May 19, 2022

We have all seen the pills in the stores that promise that we will lose fast by taking them and i have never believed them although millions have been spent on them. Now finally the US Federal Trade Commission has settled with the makers of some of these products by saying that they can not use misleading claims and have been fined as well.

The FTC has filed complaints in four separate cases alleging that -loss and -control claims were not supported by competent and reliable scientific evidence. Marketers of the four products –Xenadrine EFX, CortiSlim, TrimSpa, and One-A-Day WeightSmart – have settled with the FTC, surrendered cash and other assets worth at least $25 million, and agreed to limit their future advertising claims.

“You won’t find loss in a bottle of pills that claims it has the latest scientific breakthrough or miracle ingredient,” said FTC Chairman Deborah Platt Majoras. “Paying for fad science is a good way to lose cash, not pounds.”

Two marketers of Xenadrine EFX will pay at least $8 million and as much as $12.8 million to settle FTC allegations that Xenadrine EFX’s -loss claims were false and unsubstantiated. The funds will be used for consumer redress. In a bankruptcy case not involving the Commission, the defendants have also agreed to pay at least an additional $22.75 million to settle claims brought by creditors and consumers, including personal injury claims for an earlier ephedra-based product.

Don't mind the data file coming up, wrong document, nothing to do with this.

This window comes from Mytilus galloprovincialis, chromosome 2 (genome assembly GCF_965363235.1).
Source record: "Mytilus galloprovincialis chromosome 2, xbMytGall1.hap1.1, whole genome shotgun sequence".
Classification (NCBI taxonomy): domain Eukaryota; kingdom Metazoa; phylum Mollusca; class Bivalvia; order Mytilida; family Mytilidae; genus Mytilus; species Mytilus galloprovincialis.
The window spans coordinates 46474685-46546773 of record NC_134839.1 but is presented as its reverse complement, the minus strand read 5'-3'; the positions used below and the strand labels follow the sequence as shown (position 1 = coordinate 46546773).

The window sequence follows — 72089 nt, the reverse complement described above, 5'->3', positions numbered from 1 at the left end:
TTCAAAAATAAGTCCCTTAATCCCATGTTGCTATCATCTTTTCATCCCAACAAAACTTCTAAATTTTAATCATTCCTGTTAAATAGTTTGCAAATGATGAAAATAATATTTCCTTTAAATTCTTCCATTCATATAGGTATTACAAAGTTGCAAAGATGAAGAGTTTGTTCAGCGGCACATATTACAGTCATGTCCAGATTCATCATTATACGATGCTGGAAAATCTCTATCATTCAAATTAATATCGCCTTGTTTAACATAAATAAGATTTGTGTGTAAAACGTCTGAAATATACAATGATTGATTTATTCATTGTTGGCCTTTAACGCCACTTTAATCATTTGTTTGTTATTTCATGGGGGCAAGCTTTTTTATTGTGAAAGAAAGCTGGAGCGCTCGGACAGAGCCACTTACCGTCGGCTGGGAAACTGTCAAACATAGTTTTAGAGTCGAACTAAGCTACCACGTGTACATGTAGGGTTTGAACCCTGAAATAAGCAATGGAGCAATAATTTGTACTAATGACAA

Xenadrine EFX, which contains, among other ingredients, green tea extract (EGCG), caffeine, and bitter orange (Citrus aurantium), was advertised heavily in print and on television, including in such publications as People, TV Guide, Cosmopolitan, and Men’s Fitness. Xenadrine EFX advertising also appeared in Spanish-language publications.

The FTC’s complaint alleged that the defendants made false or unsubstantiated claims for Xenadrine EFX, including that it was clinically proven to cause rapid and substantial loss and clinically proven to be more effective than leading ephedrine-based diet products. According
to the complaint, Robert Chinery commissioned several studies of Xenadrine EFX, none of which showed substantial weight loss. The complaint alleged that in one of these studies, subjects taking Xenadrine EFX lost an average of only 1.5 pounds over the 10-week study, while a control group taking a placebo lost an average of 2.5 pounds over the same period.

The complaint also alleged that Xenadrine EFX advertisements falsely represented that persons appearing in the ads achieved the reported loss solely by using Xenadrine EFX. According to the FTC complaint, consumer endorsers lost by engaging in rigorous diet and/or exercise programs. In addition, the endorsers were paid from $1,000 to $20,000 in connection with their testimonials; according to the complaint, Xenadrine EFX advertisements failed to disclose those payments.

This is a good news story as it is perfectly timed to point out these products as not being nearly as effective at a time of year when many people are looking for a shortcut to loss as part of new years resolutions.

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